Article: Life at Work: The best hours for working from home

Life @ Work

Life at Work: The best hours for working from home

Remote work can only be positive when you set boundaries and have clear expectations.
Life at Work: The best hours for working from home

The idea of working from the comfort of your own home and avoiding long commutes and the expense of office attire sounds great. But a new study from Cornell University's ILR School shows that not all remote work is created equal.

According to the study, remote work can lead to higher psychological well-being and work engagement, but only if it is done during regularly contracted hours. The researchers found that working from home outside of regular hours, which they refer to as "extension work-from-home," had negative impacts on worker well-being and job attitudes. And unfortunately, the negative effects were particularly high for women.

The researchers surveyed 7,857 employees within 814 German establishments and found that "extension work-from-home" was associated with lower psychological well-being, higher turnover intentions, and higher conflict between work and family. But "replacement work-from-home," which occurs during regular work hours, was associated with greater engagement and was not linked to higher work-family conflict or turnover.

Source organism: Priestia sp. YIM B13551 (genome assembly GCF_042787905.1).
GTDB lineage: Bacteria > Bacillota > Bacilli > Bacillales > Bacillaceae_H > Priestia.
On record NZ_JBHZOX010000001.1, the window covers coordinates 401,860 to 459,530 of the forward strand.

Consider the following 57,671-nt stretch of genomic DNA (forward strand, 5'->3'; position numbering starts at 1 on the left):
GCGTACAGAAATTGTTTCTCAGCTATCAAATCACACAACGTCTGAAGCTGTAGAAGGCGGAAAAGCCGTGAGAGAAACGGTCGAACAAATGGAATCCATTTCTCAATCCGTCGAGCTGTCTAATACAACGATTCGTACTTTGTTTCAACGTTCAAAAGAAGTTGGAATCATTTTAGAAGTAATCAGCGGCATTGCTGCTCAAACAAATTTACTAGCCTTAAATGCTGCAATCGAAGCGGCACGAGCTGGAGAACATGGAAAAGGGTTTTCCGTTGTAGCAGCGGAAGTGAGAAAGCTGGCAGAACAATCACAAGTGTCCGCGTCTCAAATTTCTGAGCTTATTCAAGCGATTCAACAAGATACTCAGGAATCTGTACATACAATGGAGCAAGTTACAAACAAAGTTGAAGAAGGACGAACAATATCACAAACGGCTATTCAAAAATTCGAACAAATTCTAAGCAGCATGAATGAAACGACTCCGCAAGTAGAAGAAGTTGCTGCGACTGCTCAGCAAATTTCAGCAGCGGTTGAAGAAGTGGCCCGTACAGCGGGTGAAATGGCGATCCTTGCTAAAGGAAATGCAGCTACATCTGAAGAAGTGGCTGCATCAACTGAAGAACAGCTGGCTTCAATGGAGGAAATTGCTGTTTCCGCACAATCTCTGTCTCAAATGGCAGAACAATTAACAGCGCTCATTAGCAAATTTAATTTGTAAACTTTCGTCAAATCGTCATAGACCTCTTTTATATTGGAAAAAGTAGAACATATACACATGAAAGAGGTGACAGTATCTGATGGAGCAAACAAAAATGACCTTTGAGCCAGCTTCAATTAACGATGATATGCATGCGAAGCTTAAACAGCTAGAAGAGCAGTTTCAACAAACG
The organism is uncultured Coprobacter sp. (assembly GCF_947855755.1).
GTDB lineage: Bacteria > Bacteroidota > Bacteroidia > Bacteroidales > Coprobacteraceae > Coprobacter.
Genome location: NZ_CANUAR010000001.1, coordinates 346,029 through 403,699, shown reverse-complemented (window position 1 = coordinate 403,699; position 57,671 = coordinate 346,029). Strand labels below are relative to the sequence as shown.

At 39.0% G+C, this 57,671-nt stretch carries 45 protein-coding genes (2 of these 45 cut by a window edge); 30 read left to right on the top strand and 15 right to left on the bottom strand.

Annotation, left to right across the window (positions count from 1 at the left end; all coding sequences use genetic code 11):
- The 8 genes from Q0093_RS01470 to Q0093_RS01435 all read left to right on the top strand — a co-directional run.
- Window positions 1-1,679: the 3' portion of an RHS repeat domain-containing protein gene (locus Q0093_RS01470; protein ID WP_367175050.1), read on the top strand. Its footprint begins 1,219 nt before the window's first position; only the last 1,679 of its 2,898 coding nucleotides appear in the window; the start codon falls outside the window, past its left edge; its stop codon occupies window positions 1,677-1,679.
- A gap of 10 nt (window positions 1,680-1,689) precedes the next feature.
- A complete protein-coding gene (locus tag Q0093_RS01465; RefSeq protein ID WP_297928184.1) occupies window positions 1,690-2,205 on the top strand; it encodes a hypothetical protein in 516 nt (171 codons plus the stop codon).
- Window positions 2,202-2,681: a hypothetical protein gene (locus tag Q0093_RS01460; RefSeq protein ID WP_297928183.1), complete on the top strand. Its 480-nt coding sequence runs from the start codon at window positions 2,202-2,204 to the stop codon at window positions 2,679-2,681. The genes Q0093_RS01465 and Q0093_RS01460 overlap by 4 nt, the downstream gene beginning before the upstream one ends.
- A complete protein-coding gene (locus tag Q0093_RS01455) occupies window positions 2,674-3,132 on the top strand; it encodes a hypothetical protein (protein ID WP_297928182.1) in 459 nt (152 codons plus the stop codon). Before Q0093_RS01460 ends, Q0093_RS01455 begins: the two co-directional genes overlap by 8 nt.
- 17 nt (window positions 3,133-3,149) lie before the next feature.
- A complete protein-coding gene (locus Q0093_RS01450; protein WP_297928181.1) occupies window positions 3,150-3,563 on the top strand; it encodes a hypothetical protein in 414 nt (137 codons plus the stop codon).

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The study also found that "extension work-from-home" had more negative effects on women's well-being and work-to-family conflict. Women who did "extension work-from-home" reported 11% lower psychological well-being than women with similar characteristics who did not work from home.

The researchers believe that new labour standards and management practices may help guard against "extension work-from-home." For example, in France, a law was passed in 2016 giving workers the "right to disconnect" from workplace communication devices to ensure work does not spill into private time. Similarly, in Australia, large public sector unions are currently bargaining with government employers to include the right to disconnect in upcoming collective bargaining agreements.

"In the context of a tight labour market, employers may be more open to encouraging temporal boundaries to avoid worker burnout and limit turnover," said Duanyi Yang, the study's lead author.

The study reminds us that remote work can bring many benefits, but it's important to set boundaries and have clear expectations to ensure that it remains a positive experience for workers.

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Topics: Life @ Work, #Wellbeing

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